A lone child’s gravestone was present, and it was explained to me that the stone was facing what was thought to be an unmarked gravesite of several African American enslaved people beyond the child’s fenced in grave. I had seen a picture of how the snow covered the land and then showed that rectangular spaces sunk under the snow. I cried. No one remembered, but someone did.
The knowledge of the unmarked graves existed. It is the loss of life, the loss of opportunity, and the loss of “life, liberty, and the pursuit of happiness” that stirs my heart. That is the legacy of slavery-the loss of so many for the greed of others.
Sue Kozel was a 2021 Fellow of the International Center for Jefferson Studies, which is affiliated with Monticello. Prior to her retirement, she worked at several New Jersey higher education institutions where she taught a variety of courses including New Jersey history, American History, African American history, World History, and Western Civilization.
Kozel is a proud NJREA member and has dedicated her research to answering uncomfortable questions about power, slavery, and freedom.
Sally Hemings’ and Thomas Jefferson’s descendants
In Monticello’s resource page on slavery, Madison Hemings, one of Jefferson’s enslaved children with Sally Hemings, wrote about how differently he was treated by his father, Thomas Jefferson, and how Jefferson interacted with his white children.
“He was not in the habit of showing partiality or fatherly affection to us children,” Madison Hemings reflected. “We were the only children of his by a slave woman. He was affectionate toward his white grandchildren, of whom he had fourteen, twelve of whom lived to manhood and womanhood.”
Madison Hemings’s writings present an eyewitness window from one of Jefferson’s African American children and provides us with an opportunity to think about the role of family, or not, in an enslaved community. As published in the Pike County Republican, March 13, 1873, he described how some of his siblings passed for white because of their light skin and chose to marry into white families while others identified as African American.
Thomas Jefferson’s father-in-law, John Wayles, was a slave trader. (See bit.ly/3JIkyrY). Wayles was the father of Jefferson’s wife, Martha. He was also father of enslaved woman and half-sister to Martha, Sally Hemings, who was inherited by Jefferson after his wife’s father died, and the property—human and land—passed to Jefferson.
Madison Hemings discusses his enslaved grandmother, Elizabeth, and life with his siblings in this extraordinary writing. See –“Recollections of Madison Hemings at bit.ly/monticello-10.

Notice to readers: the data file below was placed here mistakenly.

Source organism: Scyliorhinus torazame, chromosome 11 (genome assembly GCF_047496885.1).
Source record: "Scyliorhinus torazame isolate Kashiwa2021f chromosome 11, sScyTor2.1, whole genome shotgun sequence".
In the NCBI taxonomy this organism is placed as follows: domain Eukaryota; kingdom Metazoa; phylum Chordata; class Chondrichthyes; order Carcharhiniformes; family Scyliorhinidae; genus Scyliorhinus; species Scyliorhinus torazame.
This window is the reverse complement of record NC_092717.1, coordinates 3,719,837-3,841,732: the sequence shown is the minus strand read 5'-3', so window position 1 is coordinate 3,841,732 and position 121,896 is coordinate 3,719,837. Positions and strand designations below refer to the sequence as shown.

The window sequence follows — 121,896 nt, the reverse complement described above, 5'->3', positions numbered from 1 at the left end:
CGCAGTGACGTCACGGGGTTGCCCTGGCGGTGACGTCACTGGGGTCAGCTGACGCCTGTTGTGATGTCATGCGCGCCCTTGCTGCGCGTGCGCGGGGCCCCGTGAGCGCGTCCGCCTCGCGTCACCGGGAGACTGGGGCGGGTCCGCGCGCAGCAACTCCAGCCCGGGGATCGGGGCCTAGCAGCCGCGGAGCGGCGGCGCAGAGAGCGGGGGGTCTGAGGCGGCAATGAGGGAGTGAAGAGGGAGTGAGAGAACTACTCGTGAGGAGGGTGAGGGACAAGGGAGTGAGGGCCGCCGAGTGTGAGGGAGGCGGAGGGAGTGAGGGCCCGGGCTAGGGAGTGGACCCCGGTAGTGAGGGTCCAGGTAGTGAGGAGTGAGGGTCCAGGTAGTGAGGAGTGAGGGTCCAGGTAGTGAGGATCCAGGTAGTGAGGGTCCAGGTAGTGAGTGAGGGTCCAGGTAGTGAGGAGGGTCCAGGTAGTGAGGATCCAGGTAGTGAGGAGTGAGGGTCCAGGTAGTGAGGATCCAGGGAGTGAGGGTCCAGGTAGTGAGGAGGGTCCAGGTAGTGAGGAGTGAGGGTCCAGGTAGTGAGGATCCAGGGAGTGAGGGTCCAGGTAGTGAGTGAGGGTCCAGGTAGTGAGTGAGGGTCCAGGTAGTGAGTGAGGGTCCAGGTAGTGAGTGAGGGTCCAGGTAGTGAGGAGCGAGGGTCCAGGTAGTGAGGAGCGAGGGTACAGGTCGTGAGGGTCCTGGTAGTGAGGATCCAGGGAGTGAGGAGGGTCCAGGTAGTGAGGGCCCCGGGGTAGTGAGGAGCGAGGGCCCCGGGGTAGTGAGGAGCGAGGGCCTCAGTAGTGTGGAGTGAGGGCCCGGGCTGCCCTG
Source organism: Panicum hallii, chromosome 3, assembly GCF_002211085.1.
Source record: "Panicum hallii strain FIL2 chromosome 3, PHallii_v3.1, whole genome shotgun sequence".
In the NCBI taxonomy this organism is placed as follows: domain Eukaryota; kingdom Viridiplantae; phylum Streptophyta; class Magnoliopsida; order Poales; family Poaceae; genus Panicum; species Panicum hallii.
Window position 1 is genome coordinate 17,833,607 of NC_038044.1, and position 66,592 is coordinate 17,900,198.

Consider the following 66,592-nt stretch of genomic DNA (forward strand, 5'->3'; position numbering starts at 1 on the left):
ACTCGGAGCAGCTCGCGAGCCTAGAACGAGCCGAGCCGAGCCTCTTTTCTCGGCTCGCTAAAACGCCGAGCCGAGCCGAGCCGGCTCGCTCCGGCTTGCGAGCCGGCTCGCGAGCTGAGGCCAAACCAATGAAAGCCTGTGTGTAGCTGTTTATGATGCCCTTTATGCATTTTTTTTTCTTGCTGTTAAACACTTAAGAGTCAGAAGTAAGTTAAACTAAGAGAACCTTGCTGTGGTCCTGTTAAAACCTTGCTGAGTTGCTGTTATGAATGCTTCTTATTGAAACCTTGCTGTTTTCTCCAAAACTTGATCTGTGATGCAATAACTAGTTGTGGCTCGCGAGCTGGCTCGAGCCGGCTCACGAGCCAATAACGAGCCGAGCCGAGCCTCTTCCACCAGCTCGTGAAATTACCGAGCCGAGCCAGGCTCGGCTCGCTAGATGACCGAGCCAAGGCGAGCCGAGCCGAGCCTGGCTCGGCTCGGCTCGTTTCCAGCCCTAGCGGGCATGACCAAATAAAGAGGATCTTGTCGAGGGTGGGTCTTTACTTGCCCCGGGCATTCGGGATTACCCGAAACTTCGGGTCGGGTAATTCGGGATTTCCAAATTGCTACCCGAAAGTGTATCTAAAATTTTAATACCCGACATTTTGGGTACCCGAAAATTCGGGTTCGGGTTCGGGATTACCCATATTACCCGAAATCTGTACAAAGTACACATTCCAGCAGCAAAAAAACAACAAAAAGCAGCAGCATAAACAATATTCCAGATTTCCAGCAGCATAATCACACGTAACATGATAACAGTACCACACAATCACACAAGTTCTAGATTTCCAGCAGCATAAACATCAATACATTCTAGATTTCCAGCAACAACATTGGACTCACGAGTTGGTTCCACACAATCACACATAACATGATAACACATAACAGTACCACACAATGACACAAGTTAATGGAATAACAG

Bibliography of resources on slavery
For a great resource describing books on slavery at Monticello, see bit.ly/monticello-11.
Some thoughtful lesson plans from Monticello Digital Classroom
Empire of Liberty or Empire of Slavery bit.ly/monticello-3
Jefferson and Washington: The Pursuit of Happiness bit.ly/monticello-4
Monticello, the Slaves who gained their Freedom bit.ly/monticello-5
Sally Hemings, An Enslaved Household Servant bit.ly/monticello-6
The Lives & Experiences of Enslaved Laborers at Monticello bit.ly/monticello-7
Lesson plan created by NJ Teacher Molly McCullough
“The Aftermath of Gabriel’s Rebellion: Jefferson and The Reaction of Virginia to The Slave Conspiracy Of 1800” bit.ly/monticello-8
Image on the Monticello Classroom site is an image
Enslaved people serving President James Madison, his wife and children, Jefferson, and some of his white grandchildren. bit.ly/monticello-9
Getting Word African American Oral History Project
Great links for the Getting Word African American Oral History Project are numerous. Visitors will be able to connect to the stories of the descendants of Monticello’s enslaved community, life after enslavement, introduce descendant’s Civil War heroes, and address Jim Crow and the Color Line realities, just some of the many topics discussed. Here are places to start.
Monticello’s Getting Word Oral History Program provides visitors with reflections from the descendants of enslaved people living on Jefferson’s slave plantations, including his African American children with Sally Hemings.
Eston Hemings: bit.ly/eston-hemings
Madison Hemings: bit.ly/madison-hemings
Beverly Hemings: bit.ly/beverly-hemings
Harriet Hemings: bit.ly/harriet-hemings